Carven's Guillaume Henry Spins Gold Out of Polyester

Guillaume Henry, the handsome designer behind the revival of French couture house Carven, just ended a whirlwind trunk show tour of the US, visiting Barneys New York locations in San Francisco, Los Angeles, Chicago, and yesterday afternoon, the store's Madison Ave flagship. This was the first time he's been able to meet his American customers, a rabid fan base that has grown rapidly since the label relaunched at a contemporary price point in Spring 2010. (A quick fashion history lesson: Carven began as a Paris couture house in 1945, known in the 1950s for dressing royals.) "What's interesting is that they all wear Carven so differently in each city," he told Fashionista yesterday. "They all want different things." And thus far, Henry's been able to deliver, with a mix of refined wardrobe basics inspired by 1950s couture, the era in which Carven was initially so popular. "Many of the shapes we use--the cocoon shape, the ballerina--are from that time. But we've updated them to look modern," he says. "Mrs. Carven wanted to be cool, and she was, but what was cool then is different from what is cool now. We want our clothes to be right for now." So while he's taken a peek into the archives to understand who the Carven lady was, those looks don't entirely define who she currently is. As for how the house is able to bring couture-like garments down to a contemporary price point?
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Guillaume Henry, the handsome designer behind the revival of French couture house Carven, just ended a whirlwind trunk show tour of the US, visiting Barneys New York locations in San Francisco, Los Angeles, Chicago, and yesterday afternoon, the store's Madison Ave flagship. This was the first time he's been able to meet his American customers, a rabid fan base that has grown rapidly since the label relaunched at a contemporary price point in Spring 2010. (A quick fashion history lesson: Carven began as a Paris couture house in 1945, known in the 1950s for dressing royals.) "What's interesting is that they all wear Carven so differently in each city," he told Fashionista yesterday. "They all want different things." And thus far, Henry's been able to deliver, with a mix of refined wardrobe basics inspired by 1950s couture, the era in which Carven was initially so popular. "Many of the shapes we use--the cocoon shape, the ballerina--are from that time. But we've updated them to look modern," he says. "Mrs. Carven wanted to be cool, and she was, but what was cool then is different from what is cool now. We want our clothes to be right for now." So while he's taken a peek into the archives to understand who the Carven lady was, those looks don't entirely define who she currently is. As for how the house is able to bring couture-like garments down to a contemporary price point?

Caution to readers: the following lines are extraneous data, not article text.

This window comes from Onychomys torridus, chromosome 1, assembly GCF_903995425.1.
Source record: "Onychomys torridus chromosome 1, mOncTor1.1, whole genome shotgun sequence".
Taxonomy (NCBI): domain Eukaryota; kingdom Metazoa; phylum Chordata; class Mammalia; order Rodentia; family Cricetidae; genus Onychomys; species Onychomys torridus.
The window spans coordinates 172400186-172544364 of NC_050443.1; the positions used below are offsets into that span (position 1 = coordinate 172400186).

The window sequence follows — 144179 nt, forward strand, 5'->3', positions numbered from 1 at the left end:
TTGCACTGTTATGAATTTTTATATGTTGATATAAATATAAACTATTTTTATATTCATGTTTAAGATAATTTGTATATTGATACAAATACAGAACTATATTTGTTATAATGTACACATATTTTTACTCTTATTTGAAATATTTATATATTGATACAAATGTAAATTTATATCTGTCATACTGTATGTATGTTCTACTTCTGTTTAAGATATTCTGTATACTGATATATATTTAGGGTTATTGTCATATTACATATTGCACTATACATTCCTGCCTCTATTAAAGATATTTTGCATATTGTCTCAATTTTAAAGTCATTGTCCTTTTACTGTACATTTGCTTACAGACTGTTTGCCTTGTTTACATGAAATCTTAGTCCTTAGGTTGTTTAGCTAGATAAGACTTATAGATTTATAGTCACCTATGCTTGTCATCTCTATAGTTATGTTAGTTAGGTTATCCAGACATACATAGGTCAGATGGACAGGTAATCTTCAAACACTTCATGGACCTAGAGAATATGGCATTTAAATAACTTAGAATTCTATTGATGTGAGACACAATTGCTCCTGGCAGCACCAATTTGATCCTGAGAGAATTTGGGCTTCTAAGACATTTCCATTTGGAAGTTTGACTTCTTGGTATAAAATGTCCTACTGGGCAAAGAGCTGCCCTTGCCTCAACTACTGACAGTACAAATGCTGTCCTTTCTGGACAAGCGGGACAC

I must own this skirt.

I must own this skirt.

Guillaume Henry, the handsome designer behind the revival of French couture house Carven, just ended a whirlwind trunk show tour of the US, visiting Barneys New York locations in San Francisco, Los Angeles, Chicago, and yesterday afternoon, the store's Madison Ave flagship. This was the first time he's been able to meet his American customers, a rabid fan base that has grown rapidly since the label relaunched at a contemporary price point in Spring 2010. (A quick fashion history lesson: Carven began as a Paris couture house in 1945, known in the 1950s for dressing royals.)

"What's interesting is that they all wear Carven so differently in each city," he told Fashionista yesterday. "They all want different things."

And thus far, Henry's been able to deliver, with a mix of refined wardrobe basics inspired by 1950s couture, the era in which Carven was initially so popular. "Many of the shapes we use--the cocoon shape, the ballerina--are from that time. But we've updated them to look modern," he says. "Mrs. Carven wanted to be cool, and she was, but what was cool then is different from what is cool now. We want our clothes to be right for now." So while he's taken a peek into the archives to understand who the Carven lady was, those looks don't entirely define who she currently is.

As for how the house is able to bring couture-like garments down to a contemporary price point?

"A lot of work," says Henry. "It's always a secret with suppliers, but we have built good relationships with them." In fact, many of Carven's suppliers also work with today's active couture houses. But relationships can't be everything--a proper couture skirt is never going to cost $350. The solution? Less is more when it comes to bells, whistles, and unnecessary garment fasteners. "We always take off more than we add." A skirt will be lined in a decent polyester rather than silk, or designed so that no zipper is needed. "It's minimalist, but not boring."

What's next for Carven? March's runway show and the opening of the label's first store certainly top the list. But Henry's eagerness to connect with his customer indicates that he'll be popping up a CO-OP near you sooner than later.